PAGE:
So what's with up people like Howard Safir and those who would "fight terrorism" by spending more money on surveillance cameras and the agencies that put so much faith in them? Why aren't people like Safir learning from history? Why are they proposing more of the same instead of admitting the obvious, which is that these schemes just don't work and that new "radical" ones have to be tried? Is it because they are incapable of logic or just plain stupid? Listen to people like Defense Secretary Donald Rumsfield and so-called "President" George W. Bush: like Mr. Safir, these are stupid men, in way over their heads. But this doesn't fully explain why they are consciously putting forth proposals that obviously won't work.

The answer would appear to be that they are in fact not really concerned with fighting terrorism or crime, but instead with strengthening their hold on American society. The war criminals and convicted felons who now speak on TV without fear of being remembered for what they did in the 1970s and 1980s (the Henry Kissingers, Robert McFarlanes and Ed Meeses of the world); the pro-death penalty head of the newly founded Office of Homeland Security (a perfectly Orwellian name!); those dour Christian soldiers trying to ram through Congress the draconian Mobilization Against Terrorism Act of 2001 -- their enemies are not "international terrorists," but ordinary citizens of this putatively democratic society, people who already are or might soon become political opponents or domestic dissidents. The "new" war against terrorism is nothing more than an opportunistic justification for the same old war that's been going on in this country for decades, at least since the political assassinations of the 1960s: the military-industrial establishment's war for control of the hearts and minds of the American people. Note well "Administration Urges Passage of Trade Negotiating Bill as Blow to Terrorism," which was published on 24 September 2001 by the Associated Press.

WASHINGTON (AP) - The administration began a new drive Monday to persuade Congress to grant President Bush the authority to negotiate trade agreements, telling lawmakers passage would help the fight against global terrorism.

U.S. Trade Representative Robert Zoellick said supporters of legislation to let the president negotiate a hemisphere-wide free trade agreement and a new round of global trade talks should know within two weeks whether the votes are there for passage in the House.

Zoellick said the legislation would serve as a major signal that the United States does not plan to retreat from its global responsibilities, including defense of free trade against terrorist threats and opponents of globalization.

"On Sept. 11, America, its open society and its ideas came under attack by a malevolence that craves our panic, retreat and abdication of global leadership," Zoellick said in a speech promoting benefits of free trade.

"This president and this administration will fight for open markets. We will not be intimidated by those who have taken to the streets to blame trade - and America - for the world's ills," he said. "The global trading system has demonstrated, from Seoul to Santiago, that it is a pathway out of poverty and despair."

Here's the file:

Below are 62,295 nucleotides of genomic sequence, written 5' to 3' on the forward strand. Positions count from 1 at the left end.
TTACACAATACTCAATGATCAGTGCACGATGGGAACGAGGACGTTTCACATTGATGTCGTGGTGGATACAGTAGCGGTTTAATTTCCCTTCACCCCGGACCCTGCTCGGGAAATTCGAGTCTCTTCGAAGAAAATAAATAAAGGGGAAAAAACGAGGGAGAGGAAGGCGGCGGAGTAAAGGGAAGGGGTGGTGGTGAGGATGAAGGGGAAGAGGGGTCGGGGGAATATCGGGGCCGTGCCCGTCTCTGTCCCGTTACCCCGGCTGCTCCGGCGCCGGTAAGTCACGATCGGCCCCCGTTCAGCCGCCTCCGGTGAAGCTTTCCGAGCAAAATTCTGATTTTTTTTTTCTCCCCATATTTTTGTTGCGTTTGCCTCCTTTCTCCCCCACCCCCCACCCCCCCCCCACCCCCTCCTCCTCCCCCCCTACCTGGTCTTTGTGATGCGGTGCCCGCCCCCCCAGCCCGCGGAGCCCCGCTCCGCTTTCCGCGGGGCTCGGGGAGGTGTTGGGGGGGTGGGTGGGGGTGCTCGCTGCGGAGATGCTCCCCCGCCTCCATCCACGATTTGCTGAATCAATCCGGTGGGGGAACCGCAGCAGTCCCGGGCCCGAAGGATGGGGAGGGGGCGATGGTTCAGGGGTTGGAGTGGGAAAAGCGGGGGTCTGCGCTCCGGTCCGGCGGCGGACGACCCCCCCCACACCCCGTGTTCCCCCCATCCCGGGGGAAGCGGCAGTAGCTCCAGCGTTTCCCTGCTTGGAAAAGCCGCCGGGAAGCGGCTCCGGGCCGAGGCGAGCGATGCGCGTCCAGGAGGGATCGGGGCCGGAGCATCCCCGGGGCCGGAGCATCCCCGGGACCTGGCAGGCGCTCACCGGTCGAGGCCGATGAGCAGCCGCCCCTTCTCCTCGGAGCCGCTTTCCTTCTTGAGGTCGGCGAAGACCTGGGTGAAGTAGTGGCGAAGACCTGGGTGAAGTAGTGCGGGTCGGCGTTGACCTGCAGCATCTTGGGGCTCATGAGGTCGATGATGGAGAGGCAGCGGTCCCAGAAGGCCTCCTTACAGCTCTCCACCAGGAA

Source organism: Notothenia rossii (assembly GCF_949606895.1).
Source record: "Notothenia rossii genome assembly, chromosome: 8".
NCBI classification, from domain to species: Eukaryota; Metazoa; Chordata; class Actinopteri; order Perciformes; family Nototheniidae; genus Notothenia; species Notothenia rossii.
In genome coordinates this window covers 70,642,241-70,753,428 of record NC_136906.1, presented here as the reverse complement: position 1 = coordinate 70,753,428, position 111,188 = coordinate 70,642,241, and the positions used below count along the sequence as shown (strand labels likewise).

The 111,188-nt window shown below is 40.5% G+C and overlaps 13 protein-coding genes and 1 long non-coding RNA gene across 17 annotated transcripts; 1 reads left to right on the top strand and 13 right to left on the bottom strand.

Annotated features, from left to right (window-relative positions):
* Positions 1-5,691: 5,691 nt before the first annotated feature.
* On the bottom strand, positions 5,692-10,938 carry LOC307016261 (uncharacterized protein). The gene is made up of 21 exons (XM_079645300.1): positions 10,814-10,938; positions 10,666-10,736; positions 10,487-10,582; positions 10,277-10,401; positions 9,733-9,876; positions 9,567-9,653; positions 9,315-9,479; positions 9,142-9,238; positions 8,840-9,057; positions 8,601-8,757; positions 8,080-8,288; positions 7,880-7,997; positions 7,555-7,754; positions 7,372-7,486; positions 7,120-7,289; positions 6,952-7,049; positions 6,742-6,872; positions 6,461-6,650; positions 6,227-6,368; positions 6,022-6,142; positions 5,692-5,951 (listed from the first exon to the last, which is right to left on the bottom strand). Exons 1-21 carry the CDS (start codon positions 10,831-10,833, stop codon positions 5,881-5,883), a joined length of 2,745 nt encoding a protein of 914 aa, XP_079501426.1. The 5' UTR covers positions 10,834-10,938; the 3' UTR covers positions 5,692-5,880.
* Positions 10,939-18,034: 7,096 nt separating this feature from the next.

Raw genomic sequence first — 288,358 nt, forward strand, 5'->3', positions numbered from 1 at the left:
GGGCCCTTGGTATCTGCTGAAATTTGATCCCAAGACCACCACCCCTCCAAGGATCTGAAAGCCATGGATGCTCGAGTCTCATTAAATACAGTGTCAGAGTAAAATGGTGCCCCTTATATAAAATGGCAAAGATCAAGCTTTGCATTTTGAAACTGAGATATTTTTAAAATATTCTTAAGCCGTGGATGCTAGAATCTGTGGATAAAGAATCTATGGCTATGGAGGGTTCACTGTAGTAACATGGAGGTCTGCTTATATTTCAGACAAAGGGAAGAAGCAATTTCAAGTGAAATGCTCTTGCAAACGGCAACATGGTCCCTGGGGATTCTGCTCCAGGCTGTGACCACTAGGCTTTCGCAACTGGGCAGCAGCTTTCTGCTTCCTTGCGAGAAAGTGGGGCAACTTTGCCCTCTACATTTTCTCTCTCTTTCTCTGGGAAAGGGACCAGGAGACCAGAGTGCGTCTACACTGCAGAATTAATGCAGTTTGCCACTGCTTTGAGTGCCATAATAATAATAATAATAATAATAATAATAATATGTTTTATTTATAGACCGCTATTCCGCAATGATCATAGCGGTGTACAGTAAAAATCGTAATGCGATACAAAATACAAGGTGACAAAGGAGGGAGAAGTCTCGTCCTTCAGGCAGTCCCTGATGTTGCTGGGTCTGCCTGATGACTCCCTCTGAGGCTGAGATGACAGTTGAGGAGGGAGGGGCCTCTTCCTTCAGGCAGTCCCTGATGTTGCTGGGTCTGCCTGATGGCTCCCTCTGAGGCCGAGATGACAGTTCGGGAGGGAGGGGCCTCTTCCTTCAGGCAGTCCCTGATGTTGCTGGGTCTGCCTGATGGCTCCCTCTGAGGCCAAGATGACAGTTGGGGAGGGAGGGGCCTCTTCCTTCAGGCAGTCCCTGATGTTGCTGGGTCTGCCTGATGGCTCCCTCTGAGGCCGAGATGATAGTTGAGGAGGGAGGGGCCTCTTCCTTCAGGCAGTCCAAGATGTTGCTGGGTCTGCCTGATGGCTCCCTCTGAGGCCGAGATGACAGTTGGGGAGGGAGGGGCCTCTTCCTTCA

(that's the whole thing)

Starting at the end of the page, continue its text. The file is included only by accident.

Just two weeks after the disaster, we are no longer talking about terrorism, Osama Bin Laden and other militant Islamic fundamentalists, but instead about "opponents of globalization" and those who choose to exercise their constitutionally protected rights to assemble and speak freely at large and colorful street rallies, marches and demonstrations. But just because anti-American terrorists are (also) anti-globalization doesn't mean that anti-globalization activists are terrorists! Far from it. As the example of Genoa recently demonstrated, if there are any "terrorists" present at anti-globalization demonstrations, they have been brought there, encouraged and protected afterwards by fascists at the highest levels of government.

It's obviously no coincidence that Zoellick made these ominous statements just one week before the World Bank and the International Money Fund were scheduled to meet in Washington, D.C. Though these meetings have been postponed due to the 11 September 2001 attacks -- they had originally been shortened from one week to two days because of the size and strength of the opposition to the meetings of the G-8 held in Genoa, Italy, on 20-23 July 2001 -- some of the groups that had planned to demonstrate in the streets against the meetings have decided to go to Washington anyway and demonstrate against the "war on terrorism." People like Zoellick obviously want to make sure that their meetings won't ever again be disrupted by tens even hundreds of thousands of protesters, and they (Zoellick and his ilk) aren't above employing paranoia, calumny and political crime to get what they want.

And so we propose that, instead of being allowed to wage war against the people who allegedly attacked it, the government of the United States -- a rogue known for "going its own way" on such matters as the Kyoto climate accords, the "Star Wars" missile defense system and the embargo of Cuba -- should be constrained to join the rest of the world. The US government should ask the World Court to convene a special session at which all those who believe that they have legitimate grievances against the United States and/or its military forces can be heard. The judges at these trials should have the power to subpoena witnesses and documents, and conduct thorough and unimpeded investigations into the charges brought before it. And, if and when it turns out that prominent American political leaders have in fact committed crimes against humanity, they should be properly punished, no matter who they are. We have faith that, when justice is finally done, there will no longer be popular support for whatever terrorists continue to operate.

If our proposal seems naive or "impossible to put into practice" -- if it seems at odds with "the way things are," or, rather, "the way things will have to be after 11 September 2001" -- this only proves how important it is to change everything.

28 September 2001

Updated 24 November 2001

Epigraph added 18 May 2003